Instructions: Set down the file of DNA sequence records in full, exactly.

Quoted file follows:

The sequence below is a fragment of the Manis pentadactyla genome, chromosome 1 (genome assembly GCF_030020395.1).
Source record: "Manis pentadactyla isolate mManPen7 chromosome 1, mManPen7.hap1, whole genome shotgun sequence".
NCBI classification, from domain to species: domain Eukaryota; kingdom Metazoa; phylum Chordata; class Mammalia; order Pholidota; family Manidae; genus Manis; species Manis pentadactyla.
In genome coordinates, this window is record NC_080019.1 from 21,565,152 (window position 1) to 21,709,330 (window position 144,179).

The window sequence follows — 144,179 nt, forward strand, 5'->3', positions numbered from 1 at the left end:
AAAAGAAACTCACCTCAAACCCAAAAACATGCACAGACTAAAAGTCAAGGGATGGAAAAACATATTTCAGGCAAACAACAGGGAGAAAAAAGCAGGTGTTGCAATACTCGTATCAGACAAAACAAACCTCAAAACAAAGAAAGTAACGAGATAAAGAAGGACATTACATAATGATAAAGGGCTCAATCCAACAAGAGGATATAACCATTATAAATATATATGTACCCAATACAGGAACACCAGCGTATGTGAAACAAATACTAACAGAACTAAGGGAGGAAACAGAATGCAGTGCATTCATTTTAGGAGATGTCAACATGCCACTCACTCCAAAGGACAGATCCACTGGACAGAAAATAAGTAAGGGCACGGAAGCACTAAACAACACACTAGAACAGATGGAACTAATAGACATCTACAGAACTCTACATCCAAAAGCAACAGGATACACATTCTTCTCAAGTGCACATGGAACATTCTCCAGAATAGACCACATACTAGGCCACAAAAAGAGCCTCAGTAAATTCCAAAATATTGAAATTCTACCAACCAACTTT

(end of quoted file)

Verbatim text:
The sequence below is a fragment of the Manis pentadactyla genome, chromosome 1 (genome assembly GCF_030020395.1).
Source record: "Manis pentadactyla isolate mManPen7 chromosome 1, mManPen7.hap1, whole genome shotgun sequence".
NCBI classification, from domain to species: domain Eukaryota; kingdom Metazoa; phylum Chordata; class Mammalia; order Pholidota; family Manidae; genus Manis; species Manis pentadactyla.
In genome coordinates, this window is record NC_080019.1 from 21,565,152 (window position 1) to 21,709,330 (window position 144,179).

The window sequence follows — 144,179 nt, forward strand, 5'->3', positions numbered from 1 at the left end:
AAAAGAAACTCACCTCAAACCCAAAAACATGCACAGACTAAAAGTCAAGGGATGGAAAAACATATTTCAGGCAAACAACAGGGAGAAAAAAGCAGGTGTTGCAATACTCGTATCAGACAAAACAAACCTCAAAACAAAGAAAGTAACGAGATAAAGAAGGACATTACATAATGATAAAGGGCTCAATCCAACAAGAGGATATAACCATTATAAATATATATGTACCCAATACAGGAACACCAGCGTATGTGAAACAAATACTAACAGAACTAAGGGAGGAAACAGAATGCAGTGCATTCATTTTAGGAGATGTCAACATGCCACTCACTCCAAAGGACAGATCCACTGGACAGAAAATAAGTAAGGGCACGGAAGCACTAAACAACACACTAGAACAGATGGAACTAATAGACATCTACAGAACTCTACATCCAAAAGCAACAGGATACACATTCTTCTCAAGTGCACATGGAACATTCTCCAGAATAGACCACATACTAGGCCACAAAAAGAGCCTCAGTAAATTCCAAAATATTGAAATTCTACCAACCAACTTT